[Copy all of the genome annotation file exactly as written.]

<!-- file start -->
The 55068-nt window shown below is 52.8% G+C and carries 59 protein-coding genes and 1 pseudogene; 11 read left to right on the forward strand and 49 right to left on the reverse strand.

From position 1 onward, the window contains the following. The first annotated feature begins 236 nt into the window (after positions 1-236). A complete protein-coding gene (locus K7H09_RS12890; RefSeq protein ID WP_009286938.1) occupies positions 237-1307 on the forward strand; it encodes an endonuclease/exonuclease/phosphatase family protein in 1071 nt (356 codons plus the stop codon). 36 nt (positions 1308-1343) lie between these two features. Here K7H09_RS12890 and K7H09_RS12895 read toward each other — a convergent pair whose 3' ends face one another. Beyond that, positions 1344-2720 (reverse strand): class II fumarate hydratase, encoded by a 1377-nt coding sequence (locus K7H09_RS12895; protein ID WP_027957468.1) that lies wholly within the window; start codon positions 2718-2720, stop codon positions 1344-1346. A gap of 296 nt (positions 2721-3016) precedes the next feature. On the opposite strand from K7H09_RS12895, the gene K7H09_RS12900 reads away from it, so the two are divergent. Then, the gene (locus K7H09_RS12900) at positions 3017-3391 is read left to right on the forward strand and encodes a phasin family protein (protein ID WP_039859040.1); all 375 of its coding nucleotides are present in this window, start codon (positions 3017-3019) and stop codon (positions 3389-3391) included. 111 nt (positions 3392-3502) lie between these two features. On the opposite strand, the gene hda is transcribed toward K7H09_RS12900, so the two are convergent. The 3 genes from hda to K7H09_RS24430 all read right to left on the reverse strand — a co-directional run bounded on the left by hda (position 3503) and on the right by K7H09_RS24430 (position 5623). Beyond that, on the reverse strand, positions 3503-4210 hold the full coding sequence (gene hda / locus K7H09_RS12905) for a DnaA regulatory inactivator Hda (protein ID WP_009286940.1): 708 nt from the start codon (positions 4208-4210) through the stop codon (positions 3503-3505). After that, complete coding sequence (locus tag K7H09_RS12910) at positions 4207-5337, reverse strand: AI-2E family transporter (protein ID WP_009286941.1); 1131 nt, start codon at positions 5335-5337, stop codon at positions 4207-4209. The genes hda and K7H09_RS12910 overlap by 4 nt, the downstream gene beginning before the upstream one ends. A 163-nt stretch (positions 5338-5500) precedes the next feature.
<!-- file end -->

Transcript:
The 55068-nt window shown below is 52.8% G+C and carries 59 protein-coding genes and 1 pseudogene; 11 read left to right on the forward strand and 49 right to left on the reverse strand.

From position 1 onward, the window contains the following. The first annotated feature begins 236 nt into the window (after positions 1-236). A complete protein-coding gene (locus K7H09_RS12890; RefSeq protein ID WP_009286938.1) occupies positions 237-1307 on the forward strand; it encodes an endonuclease/exonuclease/phosphatase family protein in 1071 nt (356 codons plus the stop codon). 36 nt (positions 1308-1343) lie between these two features. Here K7H09_RS12890 and K7H09_RS12895 read toward each other — a convergent pair whose 3' ends face one another. Beyond that, positions 1344-2720 (reverse strand): class II fumarate hydratase, encoded by a 1377-nt coding sequence (locus K7H09_RS12895; protein ID WP_027957468.1) that lies wholly within the window; start codon positions 2718-2720, stop codon positions 1344-1346. A gap of 296 nt (positions 2721-3016) precedes the next feature. On the opposite strand from K7H09_RS12895, the gene K7H09_RS12900 reads away from it, so the two are divergent. Then, the gene (locus K7H09_RS12900) at positions 3017-3391 is read left to right on the forward strand and encodes a phasin family protein (protein ID WP_039859040.1); all 375 of its coding nucleotides are present in this window, start codon (positions 3017-3019) and stop codon (positions 3389-3391) included. 111 nt (positions 3392-3502) lie between these two features. On the opposite strand, the gene hda is transcribed toward K7H09_RS12900, so the two are convergent. The 3 genes from hda to K7H09_RS24430 all read right to left on the reverse strand — a co-directional run bounded on the left by hda (position 3503) and on the right by K7H09_RS24430 (position 5623). Beyond that, on the reverse strand, positions 3503-4210 hold the full coding sequence (gene hda / locus K7H09_RS12905) for a DnaA regulatory inactivator Hda (protein ID WP_009286940.1): 708 nt from the start codon (positions 4208-4210) through the stop codon (positions 3503-3505). After that, complete coding sequence (locus tag K7H09_RS12910) at positions 4207-5337, reverse strand: AI-2E family transporter (protein ID WP_009286941.1); 1131 nt, start codon at positions 5335-5337, stop codon at positions 4207-4209. The genes hda and K7H09_RS12910 overlap by 4 nt, the downstream gene beginning before the upstream one ends. A 163-nt stretch (positions 5338-5500) precedes the next feature.